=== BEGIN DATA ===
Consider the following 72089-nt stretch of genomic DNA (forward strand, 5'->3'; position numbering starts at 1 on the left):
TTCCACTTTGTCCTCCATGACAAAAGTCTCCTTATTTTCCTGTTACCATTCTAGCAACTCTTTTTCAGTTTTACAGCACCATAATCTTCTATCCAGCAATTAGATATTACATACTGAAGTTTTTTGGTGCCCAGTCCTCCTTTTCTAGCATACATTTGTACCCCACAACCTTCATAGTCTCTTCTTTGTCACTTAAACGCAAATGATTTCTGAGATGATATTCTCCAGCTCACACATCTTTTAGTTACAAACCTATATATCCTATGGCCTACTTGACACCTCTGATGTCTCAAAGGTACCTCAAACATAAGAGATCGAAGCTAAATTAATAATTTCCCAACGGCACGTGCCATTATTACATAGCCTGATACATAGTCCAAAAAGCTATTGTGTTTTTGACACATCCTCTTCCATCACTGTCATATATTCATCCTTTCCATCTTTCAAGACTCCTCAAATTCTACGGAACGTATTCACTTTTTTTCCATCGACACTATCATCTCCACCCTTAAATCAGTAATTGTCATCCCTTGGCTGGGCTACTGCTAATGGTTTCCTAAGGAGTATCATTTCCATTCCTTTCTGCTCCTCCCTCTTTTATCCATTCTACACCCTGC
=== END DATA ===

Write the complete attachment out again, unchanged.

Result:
Consider the following 72089-nt stretch of genomic DNA (forward strand, 5'->3'; position numbering starts at 1 on the left):
TTCCACTTTGTCCTCCATGACAAAAGTCTCCTTATTTTCCTGTTACCATTCTAGCAACTCTTTTTCAGTTTTACAGCACCATAATCTTCTATCCAGCAATTAGATATTACATACTGAAGTTTTTTGGTGCCCAGTCCTCCTTTTCTAGCATACATTTGTACCCCACAACCTTCATAGTCTCTTCTTTGTCACTTAAACGCAAATGATTTCTGAGATGATATTCTCCAGCTCACACATCTTTTAGTTACAAACCTATATATCCTATGGCCTACTTGACACCTCTGATGTCTCAAAGGTACCTCAAACATAAGAGATCGAAGCTAAATTAATAATTTCCCAACGGCACGTGCCATTATTACATAGCCTGATACATAGTCCAAAAAGCTATTGTGTTTTTGACACATCCTCTTCCATCACTGTCATATATTCATCCTTTCCATCTTTCAAGACTCCTCAAATTCTACGGAACGTATTCACTTTTTTTCCATCGACACTATCATCTCCACCCTTAAATCAGTAATTGTCATCCCTTGGCTGGGCTACTGCTAATGGTTTCCTAAGGAGTATCATTTCCATTCCTTTCTGCTCCTCCCTCTTTTATCCATTCTACACCCTGC